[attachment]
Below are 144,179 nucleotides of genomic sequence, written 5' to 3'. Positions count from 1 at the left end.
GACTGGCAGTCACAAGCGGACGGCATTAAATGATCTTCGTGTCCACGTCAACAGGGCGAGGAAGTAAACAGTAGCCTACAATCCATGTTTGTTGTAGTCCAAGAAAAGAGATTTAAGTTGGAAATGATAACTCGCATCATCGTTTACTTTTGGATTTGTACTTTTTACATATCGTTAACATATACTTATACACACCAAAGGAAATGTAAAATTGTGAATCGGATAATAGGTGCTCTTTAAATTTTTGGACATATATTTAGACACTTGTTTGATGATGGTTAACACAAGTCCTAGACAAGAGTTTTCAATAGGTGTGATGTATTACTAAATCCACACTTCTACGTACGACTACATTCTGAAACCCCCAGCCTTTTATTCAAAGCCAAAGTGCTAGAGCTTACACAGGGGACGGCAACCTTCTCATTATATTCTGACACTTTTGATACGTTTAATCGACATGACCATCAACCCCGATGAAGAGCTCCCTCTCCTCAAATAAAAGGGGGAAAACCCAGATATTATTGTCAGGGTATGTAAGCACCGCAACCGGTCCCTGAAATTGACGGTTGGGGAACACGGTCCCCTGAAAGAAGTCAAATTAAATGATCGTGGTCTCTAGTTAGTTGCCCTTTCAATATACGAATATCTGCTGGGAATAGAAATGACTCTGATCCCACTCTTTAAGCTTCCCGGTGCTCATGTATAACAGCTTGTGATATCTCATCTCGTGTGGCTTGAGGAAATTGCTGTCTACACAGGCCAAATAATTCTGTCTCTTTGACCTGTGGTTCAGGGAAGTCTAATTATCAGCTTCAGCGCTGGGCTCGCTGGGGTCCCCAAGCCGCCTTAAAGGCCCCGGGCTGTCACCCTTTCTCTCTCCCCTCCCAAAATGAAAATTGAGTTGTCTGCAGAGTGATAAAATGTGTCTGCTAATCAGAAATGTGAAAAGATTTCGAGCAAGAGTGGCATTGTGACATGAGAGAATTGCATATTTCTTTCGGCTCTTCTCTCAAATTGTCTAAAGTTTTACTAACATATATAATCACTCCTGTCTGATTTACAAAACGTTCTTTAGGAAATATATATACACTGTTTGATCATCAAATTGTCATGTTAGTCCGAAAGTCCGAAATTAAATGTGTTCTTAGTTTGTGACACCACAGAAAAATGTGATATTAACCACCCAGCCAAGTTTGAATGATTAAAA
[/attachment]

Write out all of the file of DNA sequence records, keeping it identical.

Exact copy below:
Below are 144,179 nucleotides of genomic sequence, written 5' to 3'. Positions count from 1 at the left end.
GACTGGCAGTCACAAGCGGACGGCATTAAATGATCTTCGTGTCCACGTCAACAGGGCGAGGAAGTAAACAGTAGCCTACAATCCATGTTTGTTGTAGTCCAAGAAAAGAGATTTAAGTTGGAAATGATAACTCGCATCATCGTTTACTTTTGGATTTGTACTTTTTACATATCGTTAACATATACTTATACACACCAAAGGAAATGTAAAATTGTGAATCGGATAATAGGTGCTCTTTAAATTTTTGGACATATATTTAGACACTTGTTTGATGATGGTTAACACAAGTCCTAGACAAGAGTTTTCAATAGGTGTGATGTATTACTAAATCCACACTTCTACGTACGACTACATTCTGAAACCCCCAGCCTTTTATTCAAAGCCAAAGTGCTAGAGCTTACACAGGGGACGGCAACCTTCTCATTATATTCTGACACTTTTGATACGTTTAATCGACATGACCATCAACCCCGATGAAGAGCTCCCTCTCCTCAAATAAAAGGGGGAAAACCCAGATATTATTGTCAGGGTATGTAAGCACCGCAACCGGTCCCTGAAATTGACGGTTGGGGAACACGGTCCCCTGAAAGAAGTCAAATTAAATGATCGTGGTCTCTAGTTAGTTGCCCTTTCAATATACGAATATCTGCTGGGAATAGAAATGACTCTGATCCCACTCTTTAAGCTTCCCGGTGCTCATGTATAACAGCTTGTGATATCTCATCTCGTGTGGCTTGAGGAAATTGCTGTCTACACAGGCCAAATAATTCTGTCTCTTTGACCTGTGGTTCAGGGAAGTCTAATTATCAGCTTCAGCGCTGGGCTCGCTGGGGTCCCCAAGCCGCCTTAAAGGCCCCGGGCTGTCACCCTTTCTCTCTCCCCTCCCAAAATGAAAATTGAGTTGTCTGCAGAGTGATAAAATGTGTCTGCTAATCAGAAATGTGAAAAGATTTCGAGCAAGAGTGGCATTGTGACATGAGAGAATTGCATATTTCTTTCGGCTCTTCTCTCAAATTGTCTAAAGTTTTACTAACATATATAATCACTCCTGTCTGATTTACAAAACGTTCTTTAGGAAATATATATACACTGTTTGATCATCAAATTGTCATGTTAGTCCGAAAGTCCGAAATTAAATGTGTTCTTAGTTTGTGACACCACAGAAAAATGTGATATTAACCACCCAGCCAAGTTTGAATGATTAAAA